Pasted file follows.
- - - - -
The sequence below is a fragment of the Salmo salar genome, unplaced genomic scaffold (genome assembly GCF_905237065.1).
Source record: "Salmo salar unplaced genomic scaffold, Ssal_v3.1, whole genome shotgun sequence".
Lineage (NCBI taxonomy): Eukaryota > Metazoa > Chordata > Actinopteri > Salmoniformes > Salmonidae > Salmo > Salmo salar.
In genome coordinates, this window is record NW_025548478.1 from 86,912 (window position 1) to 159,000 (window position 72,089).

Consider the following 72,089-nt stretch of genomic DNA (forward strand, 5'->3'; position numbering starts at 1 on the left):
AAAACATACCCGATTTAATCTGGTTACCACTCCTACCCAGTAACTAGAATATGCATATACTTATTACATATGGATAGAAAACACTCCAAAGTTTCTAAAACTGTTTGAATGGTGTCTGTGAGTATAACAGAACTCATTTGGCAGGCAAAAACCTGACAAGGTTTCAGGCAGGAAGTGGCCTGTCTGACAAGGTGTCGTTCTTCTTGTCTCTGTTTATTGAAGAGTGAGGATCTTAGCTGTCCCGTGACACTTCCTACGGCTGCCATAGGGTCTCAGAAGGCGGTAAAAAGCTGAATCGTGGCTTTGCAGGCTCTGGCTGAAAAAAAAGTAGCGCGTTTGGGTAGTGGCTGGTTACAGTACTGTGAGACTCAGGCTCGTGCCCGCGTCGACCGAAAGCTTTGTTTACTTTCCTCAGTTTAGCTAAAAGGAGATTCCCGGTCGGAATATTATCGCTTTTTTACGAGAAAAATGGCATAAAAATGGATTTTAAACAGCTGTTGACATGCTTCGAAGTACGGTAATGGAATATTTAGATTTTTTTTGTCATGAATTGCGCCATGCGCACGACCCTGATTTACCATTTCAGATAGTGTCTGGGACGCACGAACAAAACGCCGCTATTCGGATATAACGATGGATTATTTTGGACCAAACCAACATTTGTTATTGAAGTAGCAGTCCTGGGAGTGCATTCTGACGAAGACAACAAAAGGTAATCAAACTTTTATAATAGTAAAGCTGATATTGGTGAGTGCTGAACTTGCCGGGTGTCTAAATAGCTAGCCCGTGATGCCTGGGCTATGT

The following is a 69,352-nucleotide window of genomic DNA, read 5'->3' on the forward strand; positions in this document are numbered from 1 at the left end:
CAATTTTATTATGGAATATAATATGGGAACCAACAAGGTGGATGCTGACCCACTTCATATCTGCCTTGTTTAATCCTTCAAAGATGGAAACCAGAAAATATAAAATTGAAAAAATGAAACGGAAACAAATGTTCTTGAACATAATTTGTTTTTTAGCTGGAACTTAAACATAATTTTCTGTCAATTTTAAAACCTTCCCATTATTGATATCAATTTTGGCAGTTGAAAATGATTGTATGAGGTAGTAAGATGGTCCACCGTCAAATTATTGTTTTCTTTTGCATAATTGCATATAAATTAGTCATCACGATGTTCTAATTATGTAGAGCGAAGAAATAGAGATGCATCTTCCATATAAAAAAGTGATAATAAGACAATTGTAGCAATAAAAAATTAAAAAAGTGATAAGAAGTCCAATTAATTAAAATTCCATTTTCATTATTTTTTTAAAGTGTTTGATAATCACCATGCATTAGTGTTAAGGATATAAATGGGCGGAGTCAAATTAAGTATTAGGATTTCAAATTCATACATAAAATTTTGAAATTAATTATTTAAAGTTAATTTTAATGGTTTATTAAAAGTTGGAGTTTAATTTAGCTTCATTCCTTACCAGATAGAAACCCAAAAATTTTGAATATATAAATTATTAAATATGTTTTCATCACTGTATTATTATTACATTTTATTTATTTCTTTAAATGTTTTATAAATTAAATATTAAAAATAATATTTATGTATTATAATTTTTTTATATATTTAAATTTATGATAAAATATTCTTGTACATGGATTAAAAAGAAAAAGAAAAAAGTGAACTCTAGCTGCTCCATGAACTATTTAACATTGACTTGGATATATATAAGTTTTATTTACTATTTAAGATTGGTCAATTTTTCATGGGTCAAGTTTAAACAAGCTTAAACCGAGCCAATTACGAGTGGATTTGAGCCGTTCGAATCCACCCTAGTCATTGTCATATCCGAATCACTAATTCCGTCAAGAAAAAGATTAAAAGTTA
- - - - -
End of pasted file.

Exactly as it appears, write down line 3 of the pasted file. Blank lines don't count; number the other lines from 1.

Lineage (NCBI taxonomy): Eukaryota > Metazoa > Chordata > Actinopteri > Salmoniformes > Salmonidae > Salmo > Salmo salar.